MILES DAVIS / “Concierto de Aranjuez”
The story is simple.
My brother and I had a fight. I thought I had won. When we were young siblings our rivalry was sometimes settled with fists or choke holds, or occasionally a broom stick or thrown shoe.
Basking in the certainty that accompanies victory, I lounged on the sofa listening to music. Kenneth appeared in the doorway.
I looked up. He had my Miles Davis record: Sketches of Spain. He quickly removed the record from it’s sleeve, held it up and with a fork—yes, a fork!—in the other hand, repeatedly scratched deep furrows across the grooves of the black vinyl platter.
I was frozen in horror. The shriek of the mortally wounded record still remains at the top of my dreaded sounds list.
The loser, dramatically-turned-winner, dismissively tossed the carcass of the maimed recording toward me. “Nah!” was all he said.
I’m not certain if it was that day or the next but I went out and bought another copy of Sketches of Spain and my brother and I never fought like that again.
Back in the sixties there was a concept called “Third Stream,” referring to the attempt to merge jazz and classical music. I found most of the Third Stream utterly forgettable and generally unlistenable for more than five minutes at a time, except for this record, which for some reason unknown to me was never labeled Third Stream, or at least I don’t remember any such labeling.
Sketches Of Spain was one of the early high achievements in the career of Miles Davis.
Others would later record Joaquin Rodrigo’s "Conceirto de Aranjuez," which was the major composition on Sketches of Spain, but none would do so as successfully as Miles.
In one sense Sketches of Spain was the culmination of a three record collaboration between Miles Davis and arranger/conductor Gil Evans. Miles Ahead and Porgy and Bess were the earlier outings, each establishing standards for jazz.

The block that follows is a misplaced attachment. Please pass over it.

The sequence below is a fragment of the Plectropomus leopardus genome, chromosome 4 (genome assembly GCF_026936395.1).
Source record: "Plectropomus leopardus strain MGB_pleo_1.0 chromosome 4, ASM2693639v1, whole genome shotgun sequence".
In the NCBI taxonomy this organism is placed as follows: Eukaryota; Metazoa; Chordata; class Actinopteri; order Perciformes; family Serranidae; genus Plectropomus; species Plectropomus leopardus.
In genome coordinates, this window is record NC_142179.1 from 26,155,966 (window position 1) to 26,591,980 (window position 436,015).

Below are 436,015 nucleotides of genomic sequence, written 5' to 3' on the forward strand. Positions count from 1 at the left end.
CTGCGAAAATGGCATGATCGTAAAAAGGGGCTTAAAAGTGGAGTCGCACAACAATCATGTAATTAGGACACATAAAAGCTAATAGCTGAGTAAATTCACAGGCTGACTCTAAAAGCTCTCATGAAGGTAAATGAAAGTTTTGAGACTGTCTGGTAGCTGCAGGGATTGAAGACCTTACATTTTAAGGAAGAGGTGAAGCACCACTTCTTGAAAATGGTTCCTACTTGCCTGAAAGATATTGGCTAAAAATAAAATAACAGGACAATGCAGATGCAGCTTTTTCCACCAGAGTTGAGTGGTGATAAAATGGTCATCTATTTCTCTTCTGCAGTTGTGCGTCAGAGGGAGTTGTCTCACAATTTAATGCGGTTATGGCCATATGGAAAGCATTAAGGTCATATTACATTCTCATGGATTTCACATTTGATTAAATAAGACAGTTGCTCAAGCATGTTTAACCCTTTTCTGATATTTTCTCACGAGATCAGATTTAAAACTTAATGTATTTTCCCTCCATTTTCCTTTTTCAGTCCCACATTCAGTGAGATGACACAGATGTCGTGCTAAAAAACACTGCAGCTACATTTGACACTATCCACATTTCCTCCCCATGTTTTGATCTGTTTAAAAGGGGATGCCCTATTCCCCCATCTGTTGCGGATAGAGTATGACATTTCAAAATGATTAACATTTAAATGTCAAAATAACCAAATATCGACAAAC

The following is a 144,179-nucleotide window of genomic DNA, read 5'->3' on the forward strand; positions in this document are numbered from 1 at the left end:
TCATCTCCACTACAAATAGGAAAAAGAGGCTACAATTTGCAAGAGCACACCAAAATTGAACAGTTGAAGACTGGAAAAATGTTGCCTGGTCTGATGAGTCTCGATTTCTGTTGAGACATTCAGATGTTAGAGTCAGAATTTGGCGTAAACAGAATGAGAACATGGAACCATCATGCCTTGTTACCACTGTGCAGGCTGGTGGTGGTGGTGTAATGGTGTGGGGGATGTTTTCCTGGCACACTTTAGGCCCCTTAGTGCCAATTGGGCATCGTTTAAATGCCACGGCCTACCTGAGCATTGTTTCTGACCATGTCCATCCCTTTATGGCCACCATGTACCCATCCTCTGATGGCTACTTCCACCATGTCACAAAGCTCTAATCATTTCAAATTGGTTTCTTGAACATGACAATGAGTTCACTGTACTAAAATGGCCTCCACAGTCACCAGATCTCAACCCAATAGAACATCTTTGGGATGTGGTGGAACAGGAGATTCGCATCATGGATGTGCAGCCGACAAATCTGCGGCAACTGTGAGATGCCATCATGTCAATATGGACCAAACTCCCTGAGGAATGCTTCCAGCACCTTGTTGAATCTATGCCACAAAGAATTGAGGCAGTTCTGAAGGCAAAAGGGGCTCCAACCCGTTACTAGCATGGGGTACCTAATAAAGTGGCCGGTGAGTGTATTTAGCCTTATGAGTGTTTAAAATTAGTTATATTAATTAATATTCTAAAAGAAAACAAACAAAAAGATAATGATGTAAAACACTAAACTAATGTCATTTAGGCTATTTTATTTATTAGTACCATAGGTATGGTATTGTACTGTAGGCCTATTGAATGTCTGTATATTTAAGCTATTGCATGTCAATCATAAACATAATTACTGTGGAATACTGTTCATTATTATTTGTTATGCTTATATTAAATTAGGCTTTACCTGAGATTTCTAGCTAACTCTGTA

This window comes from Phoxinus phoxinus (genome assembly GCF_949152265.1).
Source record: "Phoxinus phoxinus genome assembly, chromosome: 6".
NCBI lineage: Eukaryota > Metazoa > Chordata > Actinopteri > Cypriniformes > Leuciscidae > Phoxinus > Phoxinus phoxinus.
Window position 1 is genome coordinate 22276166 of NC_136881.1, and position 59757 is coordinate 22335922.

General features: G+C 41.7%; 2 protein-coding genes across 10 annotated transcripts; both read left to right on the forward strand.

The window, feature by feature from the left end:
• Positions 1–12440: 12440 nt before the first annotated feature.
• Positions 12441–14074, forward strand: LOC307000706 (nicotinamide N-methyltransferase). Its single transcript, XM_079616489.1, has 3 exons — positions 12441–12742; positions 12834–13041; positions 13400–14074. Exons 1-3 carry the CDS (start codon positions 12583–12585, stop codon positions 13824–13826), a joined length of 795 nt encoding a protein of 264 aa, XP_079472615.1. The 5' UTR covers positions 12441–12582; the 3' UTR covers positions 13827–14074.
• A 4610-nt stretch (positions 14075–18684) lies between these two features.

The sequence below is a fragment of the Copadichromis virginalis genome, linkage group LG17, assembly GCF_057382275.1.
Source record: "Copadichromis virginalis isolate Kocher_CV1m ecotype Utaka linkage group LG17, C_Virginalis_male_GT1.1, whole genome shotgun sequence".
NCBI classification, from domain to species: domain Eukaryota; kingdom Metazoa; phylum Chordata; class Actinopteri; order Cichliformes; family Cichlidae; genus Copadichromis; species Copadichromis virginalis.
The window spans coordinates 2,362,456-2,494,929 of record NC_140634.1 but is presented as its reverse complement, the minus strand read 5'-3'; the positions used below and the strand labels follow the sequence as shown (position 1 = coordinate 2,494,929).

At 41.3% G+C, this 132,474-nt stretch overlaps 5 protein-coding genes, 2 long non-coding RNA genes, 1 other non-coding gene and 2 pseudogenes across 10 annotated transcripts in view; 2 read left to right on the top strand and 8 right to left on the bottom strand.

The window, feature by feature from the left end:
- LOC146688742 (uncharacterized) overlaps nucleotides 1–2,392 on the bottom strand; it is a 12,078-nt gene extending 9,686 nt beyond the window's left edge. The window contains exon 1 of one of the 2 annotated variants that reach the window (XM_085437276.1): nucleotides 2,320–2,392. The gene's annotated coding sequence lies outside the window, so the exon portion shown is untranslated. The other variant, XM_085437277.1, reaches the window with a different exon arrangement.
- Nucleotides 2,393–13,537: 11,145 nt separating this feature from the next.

That triumvirate of orchestral works featuring Miles as the soloist was a jazz variation on the traditional classical concerto. What makes them jazz is not the form but rather Miles’ improvising as the soloist.
Gil Evans’ arranging is beautiful but Miles is beyond beauty—he is stunning. There is no equal to this record. When naming the top jazz records of all time, Sketches of Spain is sometimes overlooked or low-ranked possibly because most of the music is so unjazz-like and yet the sound and solos of Miles Davis are a veritable definition of jazz trumpet.
Particularly noteworthy is how Miles sets a standard for jazz trumpet without hardly ever employing high notes. Most of his playing is in the middle and lower register.
Contrast Miles’ playing on “Concierto” with his work on the Gil Evans composition, “Solea.” “Concierto de Aranjuez” is clearly a classical composition, “Solea” is more a series of riffs backgrounding Miles as my man unfurls a rich and varied solo. “Solea” is easily recognized as jazz.
No other recording, jazz or otherwise, comes immediately to mind to compare, not to mention to match, Sketches of Spain as a successful and popular merger of jazz and classical music.
An unsung hero on this recording (especially on "Solea") is bass player Paul Chambers whose work provides the overall pulse for much of the music.
Mr. P. C. is steady on the case, issuing forth not only wonderful and inventive bass lines but also providing a pulsing heartbeat that gives vitality and vigor to elements that might have easily slid over into the easy listening category.
Plus, there is a strength in Paul’s bass playing that is the perfect foundation for Miles’ sound which some have described as that of “a man walking on egg shells,” others describe it as a “tortured cry.” I think the proper nomenclature is to call it what it is: the sound of Miles Davis, in this case supported by the piston-like drive of Paul Chambers.
The cover is iconic. The profile of Miles, arched back, blowing his horn became the Columbia Records emblem for Miles that was emblazoned on a number of other albums. This album cover started the trend. Bold fields of color with silhouetted black images that, despite their diminutive size, starkly stood out from the dominant colors.
This is a jazz cover for all time.
There was a time when I listened to Sketches of Spain at least three or four times a week, every week.
Today, I share this music with you.
—Kalamu ya Salaam
This entry was posted on Monday, April 27th, 2009 at 12:03 am and is filed under Classic. You can follow any responses to this entry through the RSS 2.0 feed. You can leave a response, or trackback from your own site.
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